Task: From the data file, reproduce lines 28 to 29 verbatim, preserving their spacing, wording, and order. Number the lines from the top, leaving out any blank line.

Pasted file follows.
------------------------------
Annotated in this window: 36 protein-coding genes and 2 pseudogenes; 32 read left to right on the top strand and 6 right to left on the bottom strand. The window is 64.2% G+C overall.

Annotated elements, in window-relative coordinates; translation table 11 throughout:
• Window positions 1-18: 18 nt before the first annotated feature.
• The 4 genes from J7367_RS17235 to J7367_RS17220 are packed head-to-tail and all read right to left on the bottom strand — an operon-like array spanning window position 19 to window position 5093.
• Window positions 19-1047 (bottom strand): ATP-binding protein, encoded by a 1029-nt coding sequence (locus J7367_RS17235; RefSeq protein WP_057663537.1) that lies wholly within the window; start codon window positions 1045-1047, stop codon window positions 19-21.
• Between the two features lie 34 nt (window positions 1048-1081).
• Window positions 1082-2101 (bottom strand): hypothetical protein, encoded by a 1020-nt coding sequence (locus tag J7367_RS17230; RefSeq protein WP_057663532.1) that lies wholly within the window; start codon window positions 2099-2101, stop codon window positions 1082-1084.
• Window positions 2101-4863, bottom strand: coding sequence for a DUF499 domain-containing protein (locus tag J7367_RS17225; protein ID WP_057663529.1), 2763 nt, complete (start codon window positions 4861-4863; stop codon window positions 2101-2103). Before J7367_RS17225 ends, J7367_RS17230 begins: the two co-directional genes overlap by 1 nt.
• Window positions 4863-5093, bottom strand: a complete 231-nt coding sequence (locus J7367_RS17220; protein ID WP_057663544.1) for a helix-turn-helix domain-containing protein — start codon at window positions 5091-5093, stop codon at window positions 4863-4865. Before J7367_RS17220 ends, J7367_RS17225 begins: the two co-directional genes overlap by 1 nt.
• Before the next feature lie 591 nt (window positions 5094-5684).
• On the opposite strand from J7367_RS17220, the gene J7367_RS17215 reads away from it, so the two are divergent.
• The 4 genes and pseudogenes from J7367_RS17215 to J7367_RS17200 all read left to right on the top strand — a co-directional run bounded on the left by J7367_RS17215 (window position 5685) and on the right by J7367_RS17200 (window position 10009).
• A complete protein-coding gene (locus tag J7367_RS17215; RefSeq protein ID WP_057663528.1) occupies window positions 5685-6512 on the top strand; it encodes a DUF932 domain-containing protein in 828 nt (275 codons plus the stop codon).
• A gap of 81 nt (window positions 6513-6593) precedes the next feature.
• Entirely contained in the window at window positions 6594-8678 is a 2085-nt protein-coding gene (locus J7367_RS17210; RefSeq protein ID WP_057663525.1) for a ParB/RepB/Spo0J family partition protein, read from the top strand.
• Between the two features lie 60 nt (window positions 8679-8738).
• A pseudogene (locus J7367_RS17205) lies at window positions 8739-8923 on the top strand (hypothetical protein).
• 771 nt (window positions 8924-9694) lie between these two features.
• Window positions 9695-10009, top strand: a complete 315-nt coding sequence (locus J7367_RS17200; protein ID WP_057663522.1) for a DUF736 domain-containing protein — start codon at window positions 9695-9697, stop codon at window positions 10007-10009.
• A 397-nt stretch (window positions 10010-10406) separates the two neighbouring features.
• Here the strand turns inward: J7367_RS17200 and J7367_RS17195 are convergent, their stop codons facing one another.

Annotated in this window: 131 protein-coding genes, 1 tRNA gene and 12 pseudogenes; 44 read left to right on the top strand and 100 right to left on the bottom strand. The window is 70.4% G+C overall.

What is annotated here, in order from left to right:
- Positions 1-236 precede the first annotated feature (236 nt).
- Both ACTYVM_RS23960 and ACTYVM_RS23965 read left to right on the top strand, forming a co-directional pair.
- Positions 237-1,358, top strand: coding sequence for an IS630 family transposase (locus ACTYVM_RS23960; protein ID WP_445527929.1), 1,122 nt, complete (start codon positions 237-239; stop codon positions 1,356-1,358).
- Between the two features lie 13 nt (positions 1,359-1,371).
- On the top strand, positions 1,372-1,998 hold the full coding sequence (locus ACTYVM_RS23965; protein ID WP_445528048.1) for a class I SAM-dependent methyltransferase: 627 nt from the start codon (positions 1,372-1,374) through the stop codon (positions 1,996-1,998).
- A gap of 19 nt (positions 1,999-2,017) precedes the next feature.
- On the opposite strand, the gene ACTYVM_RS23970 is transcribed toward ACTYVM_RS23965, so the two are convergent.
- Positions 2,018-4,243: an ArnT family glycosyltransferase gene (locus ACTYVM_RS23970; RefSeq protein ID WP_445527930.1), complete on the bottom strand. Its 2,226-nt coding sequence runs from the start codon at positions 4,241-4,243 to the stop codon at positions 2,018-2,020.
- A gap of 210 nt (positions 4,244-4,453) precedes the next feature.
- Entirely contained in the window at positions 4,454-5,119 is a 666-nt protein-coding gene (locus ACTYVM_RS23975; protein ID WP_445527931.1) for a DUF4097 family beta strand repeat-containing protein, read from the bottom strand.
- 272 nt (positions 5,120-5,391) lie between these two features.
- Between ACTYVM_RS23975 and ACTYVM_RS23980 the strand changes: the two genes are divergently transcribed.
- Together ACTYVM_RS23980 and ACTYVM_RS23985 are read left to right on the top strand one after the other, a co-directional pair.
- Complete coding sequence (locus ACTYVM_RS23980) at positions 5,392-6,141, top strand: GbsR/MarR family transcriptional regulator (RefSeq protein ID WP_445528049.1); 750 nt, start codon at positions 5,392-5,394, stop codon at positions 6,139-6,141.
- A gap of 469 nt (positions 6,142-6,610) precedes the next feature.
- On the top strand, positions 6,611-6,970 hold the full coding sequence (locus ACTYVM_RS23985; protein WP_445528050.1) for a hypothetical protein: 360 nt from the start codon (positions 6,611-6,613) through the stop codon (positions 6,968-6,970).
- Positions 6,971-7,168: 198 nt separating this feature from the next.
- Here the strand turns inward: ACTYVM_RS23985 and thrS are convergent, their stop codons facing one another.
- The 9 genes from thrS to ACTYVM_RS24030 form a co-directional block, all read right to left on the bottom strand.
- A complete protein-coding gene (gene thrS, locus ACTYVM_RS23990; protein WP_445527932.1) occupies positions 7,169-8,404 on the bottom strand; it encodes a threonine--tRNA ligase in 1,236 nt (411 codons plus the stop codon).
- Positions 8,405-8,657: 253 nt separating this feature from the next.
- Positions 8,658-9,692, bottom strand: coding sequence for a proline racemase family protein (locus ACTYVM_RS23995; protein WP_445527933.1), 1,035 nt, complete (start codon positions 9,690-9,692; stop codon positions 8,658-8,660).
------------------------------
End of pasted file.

- On the top strand, positions 1,372-1,998 hold the full coding sequence (locus ACTYVM_RS23965; protein ID WP_445528048.1) for a class I SAM-dependent methyltransferase: 627 nt from the start codon (positions 1,372-1,374) through the stop codon (positions 1,996-1,998).
- A gap of 19 nt (positions 1,999-2,017) precedes the next feature.